Mark 3:21

And when his friends heard of it, they went out to lay hold on him: for they said, He is beside himself.
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Cornelius a Lapide

AD 1637
He is beside himself. See what has been said on S. Matthew 12:46. The Arabic has, saying that He is foolish. The Greek is ε̉ξέστη, i.e, He has gone out of his mind, through too great piety and zeal. The Syriac renders literally. Others render differently, saying that He has swooned, from hunger, because, on account of the multitude, He had no leisure to eat. (Top) >

George Leo Haydock

AD 1849
And when his friends had heard of it; literally, his own. We cannot here understand his apostles, for they were in the house with him; but either some of his kindred and friends, or some that were of the same country and town of Nazareth, though perhaps enemies to him. For they said. It is not certain who said this, whether his friends or his adversaries. He is become mad. By the Greek, he is not himself. Christ might be called a madman by the Scribes and Pharisees, when he blamed their vices and when he preached with such extraordinary zeal. Or, as the Greek implies, he was thought to be transported out of his wits, and, as the Protestant translation hath it, was beside himself. If they were his friends that said this of him, they did not think so, but only pretended it, that they might get him safe out of the hands of his adversaries. (Witham)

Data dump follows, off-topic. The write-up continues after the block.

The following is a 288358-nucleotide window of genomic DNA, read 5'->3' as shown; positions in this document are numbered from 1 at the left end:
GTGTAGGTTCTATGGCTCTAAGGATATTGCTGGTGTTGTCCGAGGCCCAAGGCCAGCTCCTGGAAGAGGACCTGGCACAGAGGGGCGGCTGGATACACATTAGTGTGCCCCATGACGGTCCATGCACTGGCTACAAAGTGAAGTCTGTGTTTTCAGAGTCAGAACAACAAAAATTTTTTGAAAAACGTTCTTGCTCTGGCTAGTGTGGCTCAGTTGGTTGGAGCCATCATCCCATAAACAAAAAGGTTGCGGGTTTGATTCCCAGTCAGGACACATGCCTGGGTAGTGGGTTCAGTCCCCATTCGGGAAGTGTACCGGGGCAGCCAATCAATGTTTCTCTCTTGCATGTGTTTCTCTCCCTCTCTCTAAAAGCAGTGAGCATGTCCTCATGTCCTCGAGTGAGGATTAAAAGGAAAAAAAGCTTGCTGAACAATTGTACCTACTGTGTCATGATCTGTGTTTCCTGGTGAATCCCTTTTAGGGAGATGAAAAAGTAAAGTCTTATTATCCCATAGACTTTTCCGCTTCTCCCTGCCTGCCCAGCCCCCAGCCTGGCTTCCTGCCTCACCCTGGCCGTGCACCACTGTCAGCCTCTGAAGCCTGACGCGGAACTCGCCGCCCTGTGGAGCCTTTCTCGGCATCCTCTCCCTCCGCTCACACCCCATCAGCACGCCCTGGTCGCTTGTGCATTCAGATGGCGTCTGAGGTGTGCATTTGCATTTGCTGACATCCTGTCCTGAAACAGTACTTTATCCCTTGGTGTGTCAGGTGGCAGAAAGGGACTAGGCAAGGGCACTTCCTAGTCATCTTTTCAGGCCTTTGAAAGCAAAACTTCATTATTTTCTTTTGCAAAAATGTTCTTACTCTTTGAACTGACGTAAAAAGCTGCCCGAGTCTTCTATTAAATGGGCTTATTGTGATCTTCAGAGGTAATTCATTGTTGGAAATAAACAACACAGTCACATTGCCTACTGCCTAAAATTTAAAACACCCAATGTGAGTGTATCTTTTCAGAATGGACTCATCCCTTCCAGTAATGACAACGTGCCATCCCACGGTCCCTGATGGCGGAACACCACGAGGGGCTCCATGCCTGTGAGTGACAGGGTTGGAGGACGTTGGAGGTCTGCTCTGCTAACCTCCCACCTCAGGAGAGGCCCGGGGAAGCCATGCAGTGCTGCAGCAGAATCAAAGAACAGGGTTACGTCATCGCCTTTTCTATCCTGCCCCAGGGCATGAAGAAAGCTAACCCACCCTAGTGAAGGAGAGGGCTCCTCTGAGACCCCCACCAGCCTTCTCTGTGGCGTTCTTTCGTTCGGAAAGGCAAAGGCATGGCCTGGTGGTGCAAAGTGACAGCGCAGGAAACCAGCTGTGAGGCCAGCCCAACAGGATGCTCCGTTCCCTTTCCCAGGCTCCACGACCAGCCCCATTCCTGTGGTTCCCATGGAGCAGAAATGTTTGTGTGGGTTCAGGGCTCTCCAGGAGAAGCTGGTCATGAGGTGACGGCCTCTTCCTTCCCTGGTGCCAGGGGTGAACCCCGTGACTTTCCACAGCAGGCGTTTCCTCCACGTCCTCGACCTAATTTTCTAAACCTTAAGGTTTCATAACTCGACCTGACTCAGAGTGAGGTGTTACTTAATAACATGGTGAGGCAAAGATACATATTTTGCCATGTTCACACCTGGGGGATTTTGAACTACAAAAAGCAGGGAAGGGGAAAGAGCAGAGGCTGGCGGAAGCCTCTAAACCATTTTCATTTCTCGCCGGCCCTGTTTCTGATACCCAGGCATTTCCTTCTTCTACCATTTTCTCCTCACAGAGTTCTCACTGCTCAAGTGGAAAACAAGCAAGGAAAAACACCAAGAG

AD 420
In the gospel we read that even his kinsfolk desired to bind him as one of weak mind. His opponents also reviled him saying, “You are a Samaritan and have a devil.” Letter , To Eustochium.

Knowing this first, that no prophecy of the scripture is of any private interpretation - 2 Peter 1:20

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